Applicable mostly to frontend web development teams.
Comments welcome :)
On the same subject, by Eric Eliott : How to Build a High Velocity Development Team
Even if the main factor for a project success is human relations, providing a friendly, secure and comfy development workflow for your team is essential to improve happiness, and thus encourage high-quality standards.
- Premature optimisation is the root of all evil
- Simple and fast dev workflow
- Standards tools
- Early feedback
Reduce the number of tools you use :
- Issues, milestones… : GitHub + ZenHub
- Slack for centralized communication
- Markdown :)
As a product owner, define clear goals and deadlines, and detailed user stories and mockups that will act as base reference for future milestones.
As a developer, expose your plans when starting working on a new feature so you can have early feedback from your team. Github issues are cool for that. Think Readme Driven Development.
Avoid slack-driven-development which can lead to precipitate design decisions, premature optimisations and throwaway features through endless chats; prefer argumented GH issues.
Dont wait months to receive feedback on your feature. Release early to get early end-user feedback and favour useful features.
Use GIT with GitHub and a simple but effective model.
- Pull requests from feature-branches to
- Hotfixes pull requests to master
- Always mention related issues in commit messages
- Use a
developbranch to receive PRs for huge upgrades
- Never, ever,
push --forceto a shared branch
See semantic-release for automatic semver based on commit messages.
Choose and use battle-tested industry tools, standards and styleguides.
Provide sane and homogenous defaults for developer environnement :
- npm scripts
Don’t rush on the new hype; Tools are continuously and fastly improving but early adoption means upgrading the whole team skills and may have significant impact on your workflow.
Experiment, make proof-of-concepts, evaluate advantages and anticipate migrations.
Once maturity is here and adoption is wide enough and if effort is worthwhile, engage progressive migration.
You don’t want to create a monolithic, highly-coupled application.
Break problems into smaller parts.
From the UNIX philosophy : Build small programs that do one thing, do it well, and compose easily with other programs.
npm is a also a powerful packaging tool that makes it easy to publish your own modules and manage dependencies at scale.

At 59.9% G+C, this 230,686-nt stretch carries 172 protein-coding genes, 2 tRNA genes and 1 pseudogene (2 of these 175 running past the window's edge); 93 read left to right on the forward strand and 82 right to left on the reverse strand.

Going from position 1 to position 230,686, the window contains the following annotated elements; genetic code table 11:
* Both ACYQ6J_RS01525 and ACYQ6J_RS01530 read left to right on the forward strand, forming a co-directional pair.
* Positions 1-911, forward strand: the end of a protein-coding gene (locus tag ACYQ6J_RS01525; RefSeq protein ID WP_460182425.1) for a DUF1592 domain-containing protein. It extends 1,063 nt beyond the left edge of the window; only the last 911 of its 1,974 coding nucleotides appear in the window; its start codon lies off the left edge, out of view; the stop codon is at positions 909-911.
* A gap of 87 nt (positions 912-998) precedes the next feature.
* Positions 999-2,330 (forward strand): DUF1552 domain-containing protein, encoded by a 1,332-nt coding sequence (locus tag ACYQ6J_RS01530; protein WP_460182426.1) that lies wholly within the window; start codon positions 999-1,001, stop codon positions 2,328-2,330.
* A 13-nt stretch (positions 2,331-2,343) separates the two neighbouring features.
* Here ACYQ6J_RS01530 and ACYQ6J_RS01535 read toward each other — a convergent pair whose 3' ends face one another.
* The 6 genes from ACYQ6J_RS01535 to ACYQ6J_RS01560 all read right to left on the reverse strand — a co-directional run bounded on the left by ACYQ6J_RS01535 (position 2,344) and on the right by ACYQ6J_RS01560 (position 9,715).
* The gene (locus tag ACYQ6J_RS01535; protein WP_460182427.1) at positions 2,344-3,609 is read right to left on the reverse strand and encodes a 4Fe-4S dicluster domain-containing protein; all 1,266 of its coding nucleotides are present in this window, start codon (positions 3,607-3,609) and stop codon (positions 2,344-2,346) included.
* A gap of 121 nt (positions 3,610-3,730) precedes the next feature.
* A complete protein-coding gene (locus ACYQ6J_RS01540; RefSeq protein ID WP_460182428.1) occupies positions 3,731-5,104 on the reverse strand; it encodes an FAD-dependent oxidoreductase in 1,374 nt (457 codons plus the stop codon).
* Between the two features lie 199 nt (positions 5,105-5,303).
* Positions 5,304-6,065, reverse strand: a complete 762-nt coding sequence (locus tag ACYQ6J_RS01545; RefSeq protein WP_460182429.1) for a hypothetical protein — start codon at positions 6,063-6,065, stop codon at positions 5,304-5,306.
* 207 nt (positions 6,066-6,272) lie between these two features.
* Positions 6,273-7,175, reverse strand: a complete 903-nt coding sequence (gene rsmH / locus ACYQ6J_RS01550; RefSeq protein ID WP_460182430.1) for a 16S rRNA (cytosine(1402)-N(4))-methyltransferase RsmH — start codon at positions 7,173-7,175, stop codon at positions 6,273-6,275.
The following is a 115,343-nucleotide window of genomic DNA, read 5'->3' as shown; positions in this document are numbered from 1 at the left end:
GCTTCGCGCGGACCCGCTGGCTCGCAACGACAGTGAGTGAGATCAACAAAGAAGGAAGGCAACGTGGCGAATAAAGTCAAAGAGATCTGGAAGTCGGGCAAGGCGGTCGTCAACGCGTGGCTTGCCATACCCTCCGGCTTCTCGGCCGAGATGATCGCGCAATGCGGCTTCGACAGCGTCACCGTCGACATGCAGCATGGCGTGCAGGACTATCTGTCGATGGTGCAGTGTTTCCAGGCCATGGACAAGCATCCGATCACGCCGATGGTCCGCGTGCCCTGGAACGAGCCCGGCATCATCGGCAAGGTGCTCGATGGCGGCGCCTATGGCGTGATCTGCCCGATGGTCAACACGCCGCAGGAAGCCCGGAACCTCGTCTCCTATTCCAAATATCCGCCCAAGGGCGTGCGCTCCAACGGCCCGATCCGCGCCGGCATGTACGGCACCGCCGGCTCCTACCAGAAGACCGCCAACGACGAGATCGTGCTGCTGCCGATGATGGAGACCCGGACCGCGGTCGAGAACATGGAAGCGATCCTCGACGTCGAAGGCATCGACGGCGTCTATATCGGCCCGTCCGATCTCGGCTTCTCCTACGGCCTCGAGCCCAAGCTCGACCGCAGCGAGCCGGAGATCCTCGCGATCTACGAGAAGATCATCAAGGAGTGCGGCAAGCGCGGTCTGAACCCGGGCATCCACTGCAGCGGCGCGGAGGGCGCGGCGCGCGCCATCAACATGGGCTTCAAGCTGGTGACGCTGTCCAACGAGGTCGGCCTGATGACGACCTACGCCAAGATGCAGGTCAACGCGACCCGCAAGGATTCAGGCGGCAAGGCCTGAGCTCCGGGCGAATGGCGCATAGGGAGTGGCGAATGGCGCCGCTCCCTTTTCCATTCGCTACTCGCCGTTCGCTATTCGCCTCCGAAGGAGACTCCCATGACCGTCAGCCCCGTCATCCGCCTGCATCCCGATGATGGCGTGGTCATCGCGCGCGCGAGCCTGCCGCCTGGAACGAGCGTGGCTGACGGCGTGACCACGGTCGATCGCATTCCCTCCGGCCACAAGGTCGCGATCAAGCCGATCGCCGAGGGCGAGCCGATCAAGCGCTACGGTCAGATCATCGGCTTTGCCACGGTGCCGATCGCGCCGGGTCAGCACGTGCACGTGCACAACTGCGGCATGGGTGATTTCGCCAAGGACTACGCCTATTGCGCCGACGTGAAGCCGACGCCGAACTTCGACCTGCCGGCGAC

By separating concerns of your modules you’ll improve your velocity and reduce hassle due to working in complex contexts.
Focusing on a specific problem without worrying about third party is the key to solve it.
Unit tests will build trust, save your ass, and make the developer feel more confident to work without breaking something, thus, make him/her much more productive, and happy.
Test the public API, not the internal implementations.
Test coverage will give you cool insights and motivate you to do more.
Add UI tests (aka “smoke tests”) to ensure integration and prevent repetitive and boring manual in-browser course tests.
Tests won’t guarantee your code is bug-free but will increase quality (early bug fixes + easy refactoring), and most importantly, allow developers to iterate quickly in confidence.
The earlier the bugs are discovered, the cheaper they are to fix.
Offer powerful MacBooks or Linux laptops.
Comment the code (JsDoc) and provide nice README.md files.
Adding inline comments is cheap and helps later refactoring; Explain the WHY of your code when its not obvious.
Make development fast and easy : when working on a new feature, the developer should be able to install the environment quickly, and iterate with blazing-fast build times and hot-reload.
Choose a solid boilerplate with all your sane defaults.
- for react : rackt-cli
- for angular : generator-gulp-angular - see also ng-factory, the upgradable development workflow for AngularJS.
- for node+babel : node-babel-boilerplate
Work hard, Play hard.
Be nice and always be yourself.
There’s nothing as powerful as trust when you want to move mountains.